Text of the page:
The World Zionist Organization Congress opens today in Jerusalem, with first-time participant Shas on hand - a party whose critics say seeks to undermine Zionism's foundations.

Shas joined the organization only about six months ago but has already submitted a number of conservative resolutions.

The most controversial proposals involve changes to the WZO constitution; one would replace the aspiration for a state based on "mutual respect for the multifaceted Jewish people" with one based on "love of the Jewish people" and "an exemplary society rooted in the vision of the prophets" with a society based on "the Torah of Israel."

Shas also seeks to increase the power within WZO of Israeli representatives at the expense of Diaspora Jewry, especially Americans.

At present, congress delegates represent in roughly equal numbers Israeli and U.S. Jews as well as Jews from the rest of the world.

Shas proposes that half the delegates come from Israel. Another 10 percent would come from the Diaspora but be selected by Zionist institutions in Israel.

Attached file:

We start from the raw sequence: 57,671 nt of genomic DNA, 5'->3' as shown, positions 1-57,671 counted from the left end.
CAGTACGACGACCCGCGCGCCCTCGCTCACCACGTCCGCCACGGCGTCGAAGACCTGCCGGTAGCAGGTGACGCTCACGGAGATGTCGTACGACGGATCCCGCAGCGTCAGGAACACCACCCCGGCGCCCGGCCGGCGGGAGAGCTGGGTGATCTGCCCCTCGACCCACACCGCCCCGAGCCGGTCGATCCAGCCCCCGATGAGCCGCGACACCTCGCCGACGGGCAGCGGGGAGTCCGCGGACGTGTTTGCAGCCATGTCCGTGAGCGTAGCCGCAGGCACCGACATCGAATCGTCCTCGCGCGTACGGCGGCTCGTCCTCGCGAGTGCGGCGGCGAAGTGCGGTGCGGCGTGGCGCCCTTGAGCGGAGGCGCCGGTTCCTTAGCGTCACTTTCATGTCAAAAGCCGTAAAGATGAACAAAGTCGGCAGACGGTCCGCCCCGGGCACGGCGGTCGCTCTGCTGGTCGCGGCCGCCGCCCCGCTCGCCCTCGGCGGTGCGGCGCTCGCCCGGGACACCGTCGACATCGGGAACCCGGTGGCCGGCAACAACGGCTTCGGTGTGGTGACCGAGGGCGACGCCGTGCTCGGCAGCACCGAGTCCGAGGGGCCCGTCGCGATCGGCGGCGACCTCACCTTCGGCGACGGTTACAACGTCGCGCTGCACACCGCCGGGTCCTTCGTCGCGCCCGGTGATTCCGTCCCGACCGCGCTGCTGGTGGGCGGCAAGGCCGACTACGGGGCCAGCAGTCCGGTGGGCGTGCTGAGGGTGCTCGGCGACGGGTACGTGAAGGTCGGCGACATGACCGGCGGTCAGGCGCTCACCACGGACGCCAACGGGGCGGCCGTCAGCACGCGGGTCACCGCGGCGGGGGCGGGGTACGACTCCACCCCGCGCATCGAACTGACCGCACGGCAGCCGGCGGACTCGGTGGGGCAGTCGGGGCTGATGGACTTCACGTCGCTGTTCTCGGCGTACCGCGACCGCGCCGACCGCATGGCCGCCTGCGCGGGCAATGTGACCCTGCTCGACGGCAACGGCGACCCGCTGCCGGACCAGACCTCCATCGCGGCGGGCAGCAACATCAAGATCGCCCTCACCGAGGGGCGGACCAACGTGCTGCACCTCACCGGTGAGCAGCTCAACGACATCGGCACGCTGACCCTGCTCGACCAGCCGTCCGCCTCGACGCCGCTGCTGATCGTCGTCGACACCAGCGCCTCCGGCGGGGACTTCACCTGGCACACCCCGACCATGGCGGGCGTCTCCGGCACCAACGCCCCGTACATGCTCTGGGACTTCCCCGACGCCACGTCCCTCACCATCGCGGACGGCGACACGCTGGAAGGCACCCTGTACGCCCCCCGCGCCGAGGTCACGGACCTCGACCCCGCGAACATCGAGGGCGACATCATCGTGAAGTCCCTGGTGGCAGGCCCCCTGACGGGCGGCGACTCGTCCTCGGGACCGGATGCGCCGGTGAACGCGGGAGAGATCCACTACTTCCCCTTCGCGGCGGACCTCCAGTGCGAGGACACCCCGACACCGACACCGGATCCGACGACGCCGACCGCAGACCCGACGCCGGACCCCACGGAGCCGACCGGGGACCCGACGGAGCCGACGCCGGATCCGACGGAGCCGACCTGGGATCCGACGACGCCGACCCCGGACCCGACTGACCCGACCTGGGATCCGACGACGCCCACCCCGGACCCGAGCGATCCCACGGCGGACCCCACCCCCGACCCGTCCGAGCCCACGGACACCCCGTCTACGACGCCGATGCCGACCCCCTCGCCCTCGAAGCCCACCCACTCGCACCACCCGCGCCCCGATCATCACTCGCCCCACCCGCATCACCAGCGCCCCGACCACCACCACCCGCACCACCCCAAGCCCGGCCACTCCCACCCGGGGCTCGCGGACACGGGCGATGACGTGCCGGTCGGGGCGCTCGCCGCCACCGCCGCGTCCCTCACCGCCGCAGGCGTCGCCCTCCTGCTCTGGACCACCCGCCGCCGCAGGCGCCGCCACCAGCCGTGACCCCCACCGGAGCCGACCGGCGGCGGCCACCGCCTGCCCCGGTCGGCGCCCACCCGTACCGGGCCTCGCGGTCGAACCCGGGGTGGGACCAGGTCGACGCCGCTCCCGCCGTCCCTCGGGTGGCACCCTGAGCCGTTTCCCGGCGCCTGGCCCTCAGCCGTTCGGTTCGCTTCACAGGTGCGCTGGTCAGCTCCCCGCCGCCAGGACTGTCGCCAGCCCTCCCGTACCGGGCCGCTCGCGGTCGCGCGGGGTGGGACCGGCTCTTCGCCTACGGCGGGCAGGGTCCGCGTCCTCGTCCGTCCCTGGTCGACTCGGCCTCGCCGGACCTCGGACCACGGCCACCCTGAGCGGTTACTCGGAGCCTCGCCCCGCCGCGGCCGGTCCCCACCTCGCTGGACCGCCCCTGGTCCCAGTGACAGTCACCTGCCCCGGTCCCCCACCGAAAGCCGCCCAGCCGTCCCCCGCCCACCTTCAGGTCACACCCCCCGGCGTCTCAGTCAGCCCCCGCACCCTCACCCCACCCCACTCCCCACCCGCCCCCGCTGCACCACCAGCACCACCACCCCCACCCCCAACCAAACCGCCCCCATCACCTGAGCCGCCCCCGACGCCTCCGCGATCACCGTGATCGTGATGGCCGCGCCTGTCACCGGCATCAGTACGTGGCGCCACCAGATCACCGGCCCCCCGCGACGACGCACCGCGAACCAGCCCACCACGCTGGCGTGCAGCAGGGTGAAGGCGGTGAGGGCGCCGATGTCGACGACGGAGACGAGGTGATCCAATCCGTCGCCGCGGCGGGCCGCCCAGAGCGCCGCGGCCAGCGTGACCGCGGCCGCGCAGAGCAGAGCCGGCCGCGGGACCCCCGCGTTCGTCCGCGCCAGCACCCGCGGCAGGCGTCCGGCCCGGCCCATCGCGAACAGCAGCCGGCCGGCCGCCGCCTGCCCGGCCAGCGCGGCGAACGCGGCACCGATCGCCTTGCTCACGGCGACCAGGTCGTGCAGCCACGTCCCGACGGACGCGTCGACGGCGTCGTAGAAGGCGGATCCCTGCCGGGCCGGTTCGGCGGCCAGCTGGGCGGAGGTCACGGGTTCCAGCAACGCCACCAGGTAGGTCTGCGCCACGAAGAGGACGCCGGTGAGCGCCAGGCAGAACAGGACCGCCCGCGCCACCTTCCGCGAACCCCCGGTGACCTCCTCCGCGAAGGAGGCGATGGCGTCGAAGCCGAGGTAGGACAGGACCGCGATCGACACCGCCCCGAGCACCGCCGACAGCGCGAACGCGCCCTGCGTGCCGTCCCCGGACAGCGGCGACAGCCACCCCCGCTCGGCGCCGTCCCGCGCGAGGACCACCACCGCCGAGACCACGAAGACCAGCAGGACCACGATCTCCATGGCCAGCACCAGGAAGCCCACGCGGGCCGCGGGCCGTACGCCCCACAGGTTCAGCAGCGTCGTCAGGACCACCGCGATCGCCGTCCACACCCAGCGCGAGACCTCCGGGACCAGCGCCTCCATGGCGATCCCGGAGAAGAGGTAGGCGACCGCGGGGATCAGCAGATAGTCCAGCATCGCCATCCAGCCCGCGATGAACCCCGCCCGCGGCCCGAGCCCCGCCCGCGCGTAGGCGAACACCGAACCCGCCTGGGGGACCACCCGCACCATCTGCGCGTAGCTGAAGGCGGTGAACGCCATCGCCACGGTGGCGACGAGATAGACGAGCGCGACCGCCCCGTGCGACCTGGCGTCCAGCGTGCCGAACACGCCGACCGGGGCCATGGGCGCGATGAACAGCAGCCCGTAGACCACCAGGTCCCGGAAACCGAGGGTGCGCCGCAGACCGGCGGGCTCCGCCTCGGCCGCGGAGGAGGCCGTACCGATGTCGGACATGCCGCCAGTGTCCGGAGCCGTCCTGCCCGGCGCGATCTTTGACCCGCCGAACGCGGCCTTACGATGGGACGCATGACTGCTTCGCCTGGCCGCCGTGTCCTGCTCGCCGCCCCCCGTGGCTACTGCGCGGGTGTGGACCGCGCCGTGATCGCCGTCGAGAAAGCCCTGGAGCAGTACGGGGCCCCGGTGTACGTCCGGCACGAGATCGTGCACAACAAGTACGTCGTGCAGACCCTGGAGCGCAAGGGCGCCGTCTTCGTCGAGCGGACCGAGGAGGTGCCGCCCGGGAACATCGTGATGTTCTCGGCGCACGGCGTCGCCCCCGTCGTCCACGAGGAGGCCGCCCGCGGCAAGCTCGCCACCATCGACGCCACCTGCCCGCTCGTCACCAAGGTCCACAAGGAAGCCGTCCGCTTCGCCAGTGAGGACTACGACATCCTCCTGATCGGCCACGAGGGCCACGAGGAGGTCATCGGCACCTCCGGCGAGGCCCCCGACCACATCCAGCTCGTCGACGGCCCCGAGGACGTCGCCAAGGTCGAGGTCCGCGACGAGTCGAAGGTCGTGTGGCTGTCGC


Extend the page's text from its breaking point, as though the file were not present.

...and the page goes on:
The U.S. delegation would comprise only 15 percent of the total, and the remaining 25 percent would come from the rest of the Diaspora.

"Shas wants to mount an assault on the foundations of Zionism," says Rabbi Gilad Kariv of the Israel Religious Action Center, the advocacy arm of Israel's Reform movement.

"Since its inception Zionism has spoken of Israel as a Jewish, democratic and liberal state that is not rooted in Jewish law. We know how the term 'love of the Jewish people' is used to say that I love those who behave as I do."

But Shas MK Yaakov Margi says that "these institutions have atrophied over time, the dust must be shaken off and they must be reattached to the State of Israel, especially in this era of the rise of post-Zionism."